A tow bar assembly comprising a frame having vertical guide rails, a carriage vertically slidable on said rails, means for sliding said carriage vertically, a tow bar pivoted on said carriage for vertical swinging and having a cross bar spaced from the pivot of said tow bar, a hydraulic cylinder mounted on said carriage with a downwardly acting piston, a bifurcated member on said piston engaging said cross bar upon downward action of the piston to swing said tow bar toward upright position, said tow bar being manually swingable toward upright position to disengage said cross bar from said member and provide for manual swinging of the tow bar into upright position.


REFERENCES CITED The following references are of record in the file of this patent:

UNITED STATES PATENTS Number Name Date 1,895,939 Presbrey Jan. 31, 1933 2,067,954 Tetrault Jan. 19, 1937 2,113,879 Delelandre Apr. 12, 1938 2,437,010 Way Mar. 2, 1948 2,449,146 Ryan Sept. 14, 1948 2,495,493 Wright Jan. 24, 1950 2,512,733 Andersen et al. June 27, 1950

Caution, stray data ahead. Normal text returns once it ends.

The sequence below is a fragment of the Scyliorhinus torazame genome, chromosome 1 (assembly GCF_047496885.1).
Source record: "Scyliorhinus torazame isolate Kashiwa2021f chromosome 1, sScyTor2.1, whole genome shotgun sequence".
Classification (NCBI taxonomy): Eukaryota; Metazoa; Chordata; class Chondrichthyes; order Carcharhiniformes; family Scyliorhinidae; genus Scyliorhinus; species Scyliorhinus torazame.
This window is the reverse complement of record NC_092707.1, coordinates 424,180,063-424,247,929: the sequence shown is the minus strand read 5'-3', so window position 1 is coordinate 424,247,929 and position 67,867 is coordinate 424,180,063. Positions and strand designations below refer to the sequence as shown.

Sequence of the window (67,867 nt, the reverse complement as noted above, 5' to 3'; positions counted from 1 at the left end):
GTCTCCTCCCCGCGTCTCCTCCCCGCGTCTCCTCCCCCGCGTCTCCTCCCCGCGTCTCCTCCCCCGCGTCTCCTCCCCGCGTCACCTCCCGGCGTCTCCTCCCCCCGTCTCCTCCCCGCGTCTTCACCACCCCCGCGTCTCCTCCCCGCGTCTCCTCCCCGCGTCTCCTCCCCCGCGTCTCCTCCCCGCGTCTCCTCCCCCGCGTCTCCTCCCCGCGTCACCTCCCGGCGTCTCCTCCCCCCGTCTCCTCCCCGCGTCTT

Patent Citations
Cited PatentFiling datePublication dateApplicantTitle
US1895939 *Sep 11, 1928Jan 31, 1933Presbrey Otis FArticle handling machine
US2067954 *May 13, 1935Jan 19, 1937Hector TetraultWrecking crane
US2113879 *Sep 27, 1935Apr 12, 1938Camille DelalandreLifting apparatus
US2437010 *Dec 29, 1945Mar 2, 1948Way Glenn WShovel loader
US2449146 *Jan 28, 1947Sep 14, 1948Ryan Clarence NAuto wrecking crane
US2495493 *Oct 3, 1946Jan 24, 1950Galion Iron Works & Mfg CompanTowing hitch for portable rollers
US2512733 *Jun 26, 1946Jun 27, 1950Colby Carroll CHydraulically operated boom
Referenced by
Citing PatentFiling datePublication dateApplicantTitle
US2661106 *Dec 9, 1949Dec 1, 1953Loren A DavisCar tow mechanism